This dissertation examines the persistent cult of Anglo-Saxon saints after the Norman Conquest of 1066 in the medieval region of Northumbria; it investigates why the saints from the distant past and from a conquered people were so compelling in this contested border region. Using a thorough examination of a wide variety of sources, it argues that local concerns drove veneration. The saints who were most explicitly linked with specific places in the region, who were connected with other saints, and who had a local tradition for holiness were most likely to be venerated.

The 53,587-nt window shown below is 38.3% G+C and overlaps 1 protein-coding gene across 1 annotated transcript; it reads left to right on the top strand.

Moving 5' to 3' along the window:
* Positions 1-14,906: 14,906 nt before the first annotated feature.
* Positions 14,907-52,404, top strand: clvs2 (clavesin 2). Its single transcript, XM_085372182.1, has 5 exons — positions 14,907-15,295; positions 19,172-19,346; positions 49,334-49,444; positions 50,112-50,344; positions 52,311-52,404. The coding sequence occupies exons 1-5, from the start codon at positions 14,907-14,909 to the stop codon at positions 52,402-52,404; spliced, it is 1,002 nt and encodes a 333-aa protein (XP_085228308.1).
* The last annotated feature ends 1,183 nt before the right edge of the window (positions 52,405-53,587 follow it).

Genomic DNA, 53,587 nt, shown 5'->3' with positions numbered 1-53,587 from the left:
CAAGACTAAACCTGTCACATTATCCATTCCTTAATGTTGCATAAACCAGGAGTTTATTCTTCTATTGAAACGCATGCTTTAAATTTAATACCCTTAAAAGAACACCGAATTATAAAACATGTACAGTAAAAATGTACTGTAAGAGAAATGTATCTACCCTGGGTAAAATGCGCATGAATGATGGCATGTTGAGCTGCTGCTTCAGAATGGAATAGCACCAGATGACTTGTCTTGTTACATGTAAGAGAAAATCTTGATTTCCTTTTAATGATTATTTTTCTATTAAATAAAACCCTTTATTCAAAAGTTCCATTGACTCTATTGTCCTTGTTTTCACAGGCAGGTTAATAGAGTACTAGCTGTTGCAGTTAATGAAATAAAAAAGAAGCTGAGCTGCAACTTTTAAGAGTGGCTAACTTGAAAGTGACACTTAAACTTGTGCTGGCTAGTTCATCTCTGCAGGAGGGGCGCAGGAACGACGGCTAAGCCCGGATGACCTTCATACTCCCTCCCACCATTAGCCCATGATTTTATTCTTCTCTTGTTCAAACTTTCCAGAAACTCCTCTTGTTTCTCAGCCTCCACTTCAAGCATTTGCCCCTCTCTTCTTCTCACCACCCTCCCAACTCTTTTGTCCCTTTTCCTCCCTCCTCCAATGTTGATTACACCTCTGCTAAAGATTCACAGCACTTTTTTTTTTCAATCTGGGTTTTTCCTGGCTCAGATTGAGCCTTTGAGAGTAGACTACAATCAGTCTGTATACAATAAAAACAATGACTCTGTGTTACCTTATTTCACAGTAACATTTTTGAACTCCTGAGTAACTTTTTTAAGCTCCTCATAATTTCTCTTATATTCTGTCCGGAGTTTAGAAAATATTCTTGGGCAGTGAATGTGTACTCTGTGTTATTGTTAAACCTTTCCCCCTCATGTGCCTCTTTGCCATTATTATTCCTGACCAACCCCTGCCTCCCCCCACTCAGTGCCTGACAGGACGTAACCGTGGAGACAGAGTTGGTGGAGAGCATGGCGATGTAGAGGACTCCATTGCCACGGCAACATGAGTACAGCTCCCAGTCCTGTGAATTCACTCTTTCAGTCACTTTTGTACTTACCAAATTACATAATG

Chapter One sets out the parameters of the discussion and evaluates the wealth of surviving source material for the study of saints’ cults in the region. Chapter Two considers the region of Northumbria, setting out the particular geographical, political, and religious realities that defined the area. Political upheaval and dramatic religious change formed the context for the veneration of the saints. Three case studies of cults follow: the cult of Æbbe at Coldingham in Chapter Three, the cult of a group of bishops at Hexham in Chapter Four, and the cult of Oswald at Durham in Chapter Five. The cult of Æbbe reveals how an ancient figure with no particular reputation for holiness was celebrated as a saint long after her death. The cult of the Hexham bishops gives us a glimpse of the way local laity, Augustinian canons, and Cistercian monks all celebrated the local past. The cult of Oswald at Durham demonstrates how a widespread cult could be adapted for a particular local context. There is a wide variety of evidence that reveals diversity of belief and practice in the veneration of saints. Chapter Six returns to the relationship between place and cult and suggests that the concern with place, the connections among saints, and an on-going local tradition of sanctity are the reasons why the cults of these Anglo-Saxon saints were celebrated in the long twelfth century.